Our working definition of a digital platform (with a hat tip to Harold Feld of Public Knowledge) is an online service that operates as a two-sided or multi-sided market with at least one side that is “open” to the mass market
In my previous post, I highlighted four reasons why the U.S needs a unified policy framework for an open Internet ecosystem: 1) lack of competition/incentive and the ability to discriminate; 2) collection of and control over personal data; 3) lack of transparency; and 4) inadequacy of current laws and enforcement. Many of these problems can be addressed with targeted legislative and regulatory interventions.
[Analysis] In a new article for the Georgetown Law Technology Review, I seek to jumpstart a conversation about how to shape an Internet ecosystem that will serve the public interest. First, let me lay out the rationale for a new, unified policy framework for an open Internet: 1) Lack of Competition/Incentive and Ability to Discriminate, 2) Collection of and Control over Personal Data, 3) Lack of Transparency, and 4) Inadequacy of Current Laws and Enforcement.
As Federal Communications Commission Chairman Ajit Pai gets ready to consider President Donald Trump’s controversial social media executive order, there is one person’s opinion he should probably take into consideration: his own. Chairman Pai has tried to define his tenure at the head of the agency as being against “heavy-handed” regulation and has promoted a “light-touch” approach to regulation industry. And yet he seems to be totally fine with the FCC jumping headfirst into government regulation with President Donald Trump’s controversial social media executive order.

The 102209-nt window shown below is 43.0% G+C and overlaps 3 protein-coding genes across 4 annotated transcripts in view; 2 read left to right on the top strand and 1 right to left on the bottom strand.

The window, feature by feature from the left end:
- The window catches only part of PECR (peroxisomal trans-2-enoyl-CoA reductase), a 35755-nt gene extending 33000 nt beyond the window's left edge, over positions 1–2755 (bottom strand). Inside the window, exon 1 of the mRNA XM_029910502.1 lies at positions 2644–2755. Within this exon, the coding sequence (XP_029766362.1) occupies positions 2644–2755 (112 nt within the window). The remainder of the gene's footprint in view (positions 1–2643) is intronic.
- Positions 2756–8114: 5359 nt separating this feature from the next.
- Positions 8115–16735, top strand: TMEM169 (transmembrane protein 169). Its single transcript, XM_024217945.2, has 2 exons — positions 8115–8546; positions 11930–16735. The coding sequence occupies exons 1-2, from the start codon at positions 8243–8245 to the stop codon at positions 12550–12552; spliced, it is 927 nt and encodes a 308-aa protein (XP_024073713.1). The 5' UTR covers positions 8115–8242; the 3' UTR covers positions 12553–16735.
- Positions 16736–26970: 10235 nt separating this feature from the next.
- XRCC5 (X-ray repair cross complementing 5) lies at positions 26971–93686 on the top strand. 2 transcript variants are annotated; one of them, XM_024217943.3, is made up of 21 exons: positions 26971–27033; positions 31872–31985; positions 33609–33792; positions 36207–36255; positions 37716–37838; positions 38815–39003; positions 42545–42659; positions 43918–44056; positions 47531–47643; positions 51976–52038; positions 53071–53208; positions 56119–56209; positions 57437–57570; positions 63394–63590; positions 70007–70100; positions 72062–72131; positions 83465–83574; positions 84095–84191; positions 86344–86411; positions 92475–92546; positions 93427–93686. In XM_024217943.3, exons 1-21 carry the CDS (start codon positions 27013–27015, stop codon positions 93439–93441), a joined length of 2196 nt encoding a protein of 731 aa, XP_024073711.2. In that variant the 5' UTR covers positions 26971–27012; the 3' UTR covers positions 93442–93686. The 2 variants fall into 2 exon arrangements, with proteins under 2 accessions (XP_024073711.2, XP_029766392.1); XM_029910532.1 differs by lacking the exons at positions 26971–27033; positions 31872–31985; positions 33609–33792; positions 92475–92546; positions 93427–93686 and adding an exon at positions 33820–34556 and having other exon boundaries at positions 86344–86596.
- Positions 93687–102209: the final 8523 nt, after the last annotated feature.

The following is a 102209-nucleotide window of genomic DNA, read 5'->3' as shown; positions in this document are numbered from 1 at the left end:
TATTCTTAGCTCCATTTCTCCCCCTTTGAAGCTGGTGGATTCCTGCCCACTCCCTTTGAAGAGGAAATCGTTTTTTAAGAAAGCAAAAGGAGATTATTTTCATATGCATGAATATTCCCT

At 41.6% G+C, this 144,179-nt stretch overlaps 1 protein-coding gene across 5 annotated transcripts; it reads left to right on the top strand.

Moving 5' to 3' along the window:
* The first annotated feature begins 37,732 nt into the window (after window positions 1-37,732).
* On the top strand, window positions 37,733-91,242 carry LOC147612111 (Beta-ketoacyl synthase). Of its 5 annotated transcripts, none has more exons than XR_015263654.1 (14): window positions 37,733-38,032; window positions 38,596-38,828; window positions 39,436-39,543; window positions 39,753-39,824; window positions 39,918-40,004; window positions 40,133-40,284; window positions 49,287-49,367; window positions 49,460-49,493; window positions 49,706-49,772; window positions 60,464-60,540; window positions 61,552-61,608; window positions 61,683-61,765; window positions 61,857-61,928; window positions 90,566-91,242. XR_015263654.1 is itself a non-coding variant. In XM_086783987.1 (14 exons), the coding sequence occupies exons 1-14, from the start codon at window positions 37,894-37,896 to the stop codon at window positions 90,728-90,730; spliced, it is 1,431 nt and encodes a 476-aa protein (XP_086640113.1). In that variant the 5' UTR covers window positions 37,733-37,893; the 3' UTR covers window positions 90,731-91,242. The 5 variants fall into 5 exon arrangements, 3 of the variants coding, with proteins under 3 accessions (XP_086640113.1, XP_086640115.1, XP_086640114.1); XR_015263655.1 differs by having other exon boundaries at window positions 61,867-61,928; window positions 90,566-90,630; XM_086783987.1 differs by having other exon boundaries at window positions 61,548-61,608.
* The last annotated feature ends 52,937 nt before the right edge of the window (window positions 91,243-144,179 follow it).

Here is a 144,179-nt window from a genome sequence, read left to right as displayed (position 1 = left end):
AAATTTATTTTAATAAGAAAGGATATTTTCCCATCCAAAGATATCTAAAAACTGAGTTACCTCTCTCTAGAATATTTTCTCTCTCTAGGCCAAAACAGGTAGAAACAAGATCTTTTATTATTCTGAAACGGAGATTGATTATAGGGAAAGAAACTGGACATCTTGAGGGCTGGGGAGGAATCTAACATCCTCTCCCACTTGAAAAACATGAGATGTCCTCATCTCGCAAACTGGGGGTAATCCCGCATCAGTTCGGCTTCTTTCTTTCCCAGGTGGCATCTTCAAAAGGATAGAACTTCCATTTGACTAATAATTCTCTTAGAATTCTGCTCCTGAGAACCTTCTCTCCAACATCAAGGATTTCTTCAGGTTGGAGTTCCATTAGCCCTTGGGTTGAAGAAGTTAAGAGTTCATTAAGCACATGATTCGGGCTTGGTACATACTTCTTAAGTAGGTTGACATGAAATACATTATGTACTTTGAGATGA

A growing number of legal experts and economists have started questioning whether traditional antitrust is up to the task of addressing the competitive concerns raised by today’s digital behemoths. Further help, they said, is needed. Antitrust cases typically proceed at the stately pace of the courts, with trials and appeals that can drag on for years. Those delays, the legal experts and economists said, would give Google, Facebook, Amazon and Apple a free hand to become even more entrenched in the markets they dominate. A more rapid-response approach is required, they said.
The policy issues raised by the debate over Section 230 of the Communications Act of 1934 may be complex, but the Federal Communications Commission’s legal authority is straightforward. Simply put, the FCC has the authority to interpret all provisions of the Communications Act, including amendments such as Section 230. This authority flows from the plain meaning of Section 201(b) of the Communications Act of 1934, which confers on the FCC the power to issue rules necessary to carry out the provisions of the Act.
Reps Anna Eshoo (D-CA-18) and Tom Malinowski (D-NJ-7) introduced the Protecting Americans from Dangerous Algorithms Act, legislation to hold large social media platforms accountable for their algorithmic amplification of harmful, radicalizing content that leads to offline violence. The bill narrowly amends Section 230 of the Communications Decency Act to remove liability immunity for a platform if its algorithm is used to amplify or recommend content directly relevant to a case involving interference with civil rights (42 U.S.C.
The hearing will examine whether Section 230 of the Communications Decency Act has outlived its usefulness in today’s digital age. It will also examine legislative proposals to modernize the decades-old law, increase transparency and accountability among big technology companies for their content moderation practices, and explore the impact of large ad-tech platforms on local journalism and consumer privacy.
More antitrust cases are likely to be filed against Google soon by state attorneys general, even though partisan-tinged wrangling has clouded the path forward. At least two separate though overlapping groups of attorneys general are investigating the company concurrently. One effort, led by Texas Attorney General Ken Paxton (R) focuses on online advertising and could lead to a lawsuit being filed within weeks.
The Justice Department’s lawsuit against Google reveals new details about a secretive, multibillion-dollar deal between Google and Apple. The suit targets paid deals Google negotiates to get its search engine to be the default on browsers, phones and other devices. The biggest of these is an agreement that makes Google search the default on iPhones and other Apple devices. The Justice Department said Apple Chief Executive Officer Tim Cook and Google CEO Sundar Pichai met in 2018 to discuss the deal.